Those two terms remind us that the fundamental trouble with these people is that they are not always careful to draw the line of demarcation between self-examination and introspection. We all agree that we should examine ourselves, but we also agree that introspection and morbidity are bad. But what is the difference between examining oneself and becoming introspective? I suggest that we cross the line from self examination to introspection when, in a sense, we do nothing but examine ourselves, and when such self-examination becomes the main and chief end in our life. We are meant to examine ourselves periodically, but if we are always doing it, always, as it were, putting our soul on a plate and dissecting it, that is introspection. And if we are always talking to people about ourselves and our problems and troubles, and if we are forever going to them with that kind of frown upon our face and saying: I am in great difficulty – it probably means that we are all the time centered upon ourselves. That is introspection, and that in turn leads to the condition known as morbidity.

Here, then, is the point at which we must always start. Do we know ourselves? Do we know our own particular danger? Do we know the thing to which we are particularly subject? The Bible is full of teaching about that. The Bible warns us to be careful about our strength and about our weakness. Take a man like Moses. He was the meekest man, we are told, the world has ever known; and yet his great sin, his great failure was in connection with that very thing. He asserted his own will, he became angry. We have to watch our strength and we have to watch our weakness. The essence of wisdom is to realize this fundamental thing about ourselves. If I am naturally an introvert I must always be careful about it, and I must warn myself against it lest unconsciously I slip into a condition of morbidity. The extrovert must in the same way know himself and be on his guard against the temptations peculiar to his nature. Some of us by nature, and by the very type to which we belong, are more given to this spiritual disease called spiritual depression than others. We belong to the same company as Jeremiah, and John the Baptist and Paul and Luther and many others. A great company! Yes, but you cannot belong to it without being unusually subject to this particular type of trial.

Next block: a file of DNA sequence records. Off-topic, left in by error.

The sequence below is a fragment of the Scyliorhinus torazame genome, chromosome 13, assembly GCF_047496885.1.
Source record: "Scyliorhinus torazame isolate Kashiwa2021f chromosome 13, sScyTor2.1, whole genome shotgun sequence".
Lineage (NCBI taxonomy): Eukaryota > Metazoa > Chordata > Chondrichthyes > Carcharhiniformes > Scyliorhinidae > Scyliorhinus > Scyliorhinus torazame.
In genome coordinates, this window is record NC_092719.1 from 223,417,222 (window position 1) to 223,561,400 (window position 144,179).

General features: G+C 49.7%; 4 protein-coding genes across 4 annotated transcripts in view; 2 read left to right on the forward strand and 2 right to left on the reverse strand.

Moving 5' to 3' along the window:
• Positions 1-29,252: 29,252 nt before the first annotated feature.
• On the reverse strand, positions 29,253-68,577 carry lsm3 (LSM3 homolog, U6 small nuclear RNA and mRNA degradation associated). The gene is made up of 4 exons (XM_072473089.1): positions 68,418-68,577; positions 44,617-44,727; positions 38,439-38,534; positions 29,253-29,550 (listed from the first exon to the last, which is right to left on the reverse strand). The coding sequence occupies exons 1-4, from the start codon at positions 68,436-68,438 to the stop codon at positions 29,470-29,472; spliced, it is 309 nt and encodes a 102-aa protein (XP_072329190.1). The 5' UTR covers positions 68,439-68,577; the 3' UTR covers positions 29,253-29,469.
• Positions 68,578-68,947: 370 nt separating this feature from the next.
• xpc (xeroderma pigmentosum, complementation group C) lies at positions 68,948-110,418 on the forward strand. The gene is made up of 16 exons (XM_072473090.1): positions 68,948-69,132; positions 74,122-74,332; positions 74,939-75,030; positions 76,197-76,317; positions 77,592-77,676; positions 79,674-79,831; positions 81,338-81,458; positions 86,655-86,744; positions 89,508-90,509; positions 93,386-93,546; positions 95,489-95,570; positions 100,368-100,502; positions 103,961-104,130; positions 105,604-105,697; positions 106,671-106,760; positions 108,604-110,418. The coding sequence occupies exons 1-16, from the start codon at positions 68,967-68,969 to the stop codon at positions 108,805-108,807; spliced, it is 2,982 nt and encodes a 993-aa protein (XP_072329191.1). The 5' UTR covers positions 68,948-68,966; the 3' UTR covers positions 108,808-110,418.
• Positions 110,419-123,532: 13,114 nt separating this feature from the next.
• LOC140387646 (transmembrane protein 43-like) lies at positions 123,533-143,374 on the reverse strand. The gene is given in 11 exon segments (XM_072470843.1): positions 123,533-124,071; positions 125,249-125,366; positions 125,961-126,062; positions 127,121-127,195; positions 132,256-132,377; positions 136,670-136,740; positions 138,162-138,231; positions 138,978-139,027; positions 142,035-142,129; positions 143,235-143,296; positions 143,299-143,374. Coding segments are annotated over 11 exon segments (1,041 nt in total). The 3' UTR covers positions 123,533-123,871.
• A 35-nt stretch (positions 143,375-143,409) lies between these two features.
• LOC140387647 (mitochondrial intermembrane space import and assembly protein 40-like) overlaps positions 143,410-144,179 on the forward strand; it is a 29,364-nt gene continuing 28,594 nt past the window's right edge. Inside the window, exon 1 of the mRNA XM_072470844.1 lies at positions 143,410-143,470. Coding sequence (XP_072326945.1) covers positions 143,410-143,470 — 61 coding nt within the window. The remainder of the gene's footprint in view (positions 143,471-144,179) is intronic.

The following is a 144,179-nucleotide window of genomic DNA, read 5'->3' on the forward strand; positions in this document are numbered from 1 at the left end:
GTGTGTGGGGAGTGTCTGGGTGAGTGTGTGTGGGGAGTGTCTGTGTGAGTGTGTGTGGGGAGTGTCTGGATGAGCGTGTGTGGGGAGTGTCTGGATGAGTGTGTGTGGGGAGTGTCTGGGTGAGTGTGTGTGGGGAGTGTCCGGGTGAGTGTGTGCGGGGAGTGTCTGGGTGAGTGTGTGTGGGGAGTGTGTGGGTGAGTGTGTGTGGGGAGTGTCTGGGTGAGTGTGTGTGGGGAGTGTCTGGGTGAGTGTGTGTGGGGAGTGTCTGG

The cure for “morbid introspection” is given throughout the book – the gospel! This is why Lloyd-Jones says that the believer should preach the gospel to himself every day. I think the key to understanding Edwards’ resolution is the word “frequently.” We “frequently” examine self – we constantly look to Christ. Doing so takes our eyes off of self in an unhealthy way (morbid) and puts them on Christ – the healer and forgiver of whatever ails us. It is to see ourselves as He sees us. To Him be the glory!